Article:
Until a few months ago, ‘Business Design’ for me was nothing more than a cool term to use in MBA admission interviews as a way of demonstrating interest towards a particular business school. Probe a little more, and I’d have been clueless. Here’s an attempt to make up for that.
To understand Business Design, let’s first start with the more commonly known phrase ‘Design Thinking’. Design Thinking as Tim Brown states is an approach to develop products that are desirable, technologically feasible and economically viable.
Croseus, the King of Lydia who ruled in 560 BC was known for creating the world’s first ever gold coins for circulation. Earliest form of design thinking in action?
Phone’s assembling themselves, packaged air being sold, a bottle cap that saves billions of galleons of water, Business Design moulds the functions of business, technology and design to give the customer what he needs. Perhaps, when it comes down to it, design thinking is just about making a great cup of coffee as lazy as possible.
One of my classmates recently pointed out that the term “Business Design” has been trademarked by the Rotman School of Management, so it’s only fair that we resort to their definition:
“A human-centred approach to innovation that applies the principles and practices of design to help organizations create new value and new forms of competitive advantage. At its core, it is the integration of customer empathy, experience design and business strategy.”
Empathy towards your consumer – being in his shoes, identifying his pain points and needs. It is about prototyping – because without testing, how’re you ever going to know if your users will like it? It means breaking your features into key and peripheral to understand priorities. It means feedback, because that’s how you’re going to improve functionality. As Steve Jobs said “Design it not just what it looks and feels like, design is how it works.” And finally, Strategy – because that’s how you create competitive advantage.
Doug Dietz, designer at GE tackled kids’ fear of MRI machines with a simple solution – he redesigned it as an adventure – with pirate ships and space shuttles.
The classic Poäng chair of IKEA was developed with the intent to design a chair that doesn’t hold a user, rather one that let him swing a bit.
How do you prevent accidents to cyclists that take place at night due to lack of lights? Volvo came up with a unique spray that remained invisible by day but glowed at night. The safe stamp from Heineken does much of the same, telling you when you’re too drunk to drive, through a microchip that detects blood sugar levels and makes the stamp on your hand glow. Volkswagen, taking the inspiration up a notch, developed a baby stroller with an automatic breaking system. Innovative? Maybe. Great design? You bet.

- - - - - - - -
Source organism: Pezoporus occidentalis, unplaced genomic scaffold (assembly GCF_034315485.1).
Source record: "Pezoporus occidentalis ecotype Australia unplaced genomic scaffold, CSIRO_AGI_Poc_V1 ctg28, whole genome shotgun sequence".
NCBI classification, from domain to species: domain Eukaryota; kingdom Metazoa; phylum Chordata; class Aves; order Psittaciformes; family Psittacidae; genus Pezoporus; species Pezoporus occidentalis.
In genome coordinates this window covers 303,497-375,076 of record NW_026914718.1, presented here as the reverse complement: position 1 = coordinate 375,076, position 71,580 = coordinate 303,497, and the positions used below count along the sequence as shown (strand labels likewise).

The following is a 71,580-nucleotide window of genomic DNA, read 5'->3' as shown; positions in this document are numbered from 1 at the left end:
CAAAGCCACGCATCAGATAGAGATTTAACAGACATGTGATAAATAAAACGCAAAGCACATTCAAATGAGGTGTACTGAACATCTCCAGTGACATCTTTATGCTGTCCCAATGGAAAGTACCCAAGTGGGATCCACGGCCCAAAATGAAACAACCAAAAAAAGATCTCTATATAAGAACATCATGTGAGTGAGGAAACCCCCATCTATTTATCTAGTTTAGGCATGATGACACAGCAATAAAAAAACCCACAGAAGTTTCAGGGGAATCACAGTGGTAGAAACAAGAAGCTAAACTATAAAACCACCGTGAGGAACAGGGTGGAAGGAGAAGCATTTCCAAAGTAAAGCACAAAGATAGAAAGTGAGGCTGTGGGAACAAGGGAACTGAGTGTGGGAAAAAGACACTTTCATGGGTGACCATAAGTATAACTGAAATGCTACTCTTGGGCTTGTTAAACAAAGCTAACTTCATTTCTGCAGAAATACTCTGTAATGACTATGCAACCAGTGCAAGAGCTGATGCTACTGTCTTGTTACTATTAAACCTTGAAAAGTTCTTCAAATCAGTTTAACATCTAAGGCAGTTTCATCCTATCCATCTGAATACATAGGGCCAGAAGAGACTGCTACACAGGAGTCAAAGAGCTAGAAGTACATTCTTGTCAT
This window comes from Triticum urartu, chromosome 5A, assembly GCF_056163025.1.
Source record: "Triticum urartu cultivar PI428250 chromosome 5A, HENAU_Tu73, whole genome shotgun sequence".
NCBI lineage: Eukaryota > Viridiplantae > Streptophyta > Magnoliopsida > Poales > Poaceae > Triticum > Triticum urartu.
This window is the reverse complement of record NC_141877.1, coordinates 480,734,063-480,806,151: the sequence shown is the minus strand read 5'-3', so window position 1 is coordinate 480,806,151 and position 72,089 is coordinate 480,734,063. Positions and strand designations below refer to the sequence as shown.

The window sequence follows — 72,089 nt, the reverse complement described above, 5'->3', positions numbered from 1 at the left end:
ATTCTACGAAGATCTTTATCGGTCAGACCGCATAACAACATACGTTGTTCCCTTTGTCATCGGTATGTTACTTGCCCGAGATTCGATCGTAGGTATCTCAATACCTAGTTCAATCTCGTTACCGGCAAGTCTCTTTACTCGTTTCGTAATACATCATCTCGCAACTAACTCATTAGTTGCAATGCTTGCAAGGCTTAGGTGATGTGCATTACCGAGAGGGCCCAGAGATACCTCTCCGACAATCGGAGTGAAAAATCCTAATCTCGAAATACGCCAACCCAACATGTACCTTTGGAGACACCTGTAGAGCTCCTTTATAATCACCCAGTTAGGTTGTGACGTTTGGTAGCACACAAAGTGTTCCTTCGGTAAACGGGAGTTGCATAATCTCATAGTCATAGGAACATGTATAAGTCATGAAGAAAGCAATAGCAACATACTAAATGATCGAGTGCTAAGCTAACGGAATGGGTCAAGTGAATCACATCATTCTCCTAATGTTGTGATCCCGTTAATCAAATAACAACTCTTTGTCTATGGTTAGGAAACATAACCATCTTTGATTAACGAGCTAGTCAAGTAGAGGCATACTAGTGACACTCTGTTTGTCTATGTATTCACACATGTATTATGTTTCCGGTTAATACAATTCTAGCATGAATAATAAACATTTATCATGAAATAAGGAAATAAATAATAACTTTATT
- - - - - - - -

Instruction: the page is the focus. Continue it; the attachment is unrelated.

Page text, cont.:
Returning to your car with your hands full of grocery bags? If only there was a way to open the trunk without having to keep them down. Ford anticipated that and came up with the kick activated tailgate.
There’s even something for moms hoping to recapture the magic of family dinnertime – the Wi-Fi blocking pepper grinder.
Rather than aiming to solve a specific problem, design thinking begins with envisioning a better future predicament. It doesn’t seek to predict the future, merely showcases a variety of scenarios.
A study in 1972 explores this very difference. Two groups of students – one in arts and the other in science were given some colored blocks and asked to create structures from it, the only condition – they had to optimize the red or blue colored blocks. The scientists used permutations and combinations to utilize the maximum amount of information available to them and work. The artists on the other hand, carefully chose their blocks in an ad hoc fashion and worked to ensure the most legible looking construction was achieved. It was concluded that the first group analyzed, while the second synthesized. So perhaps design thinking is a form of divergent thinking that maximizes the number of options available, and once you’ve arrived that, you choose one and go ahead with it.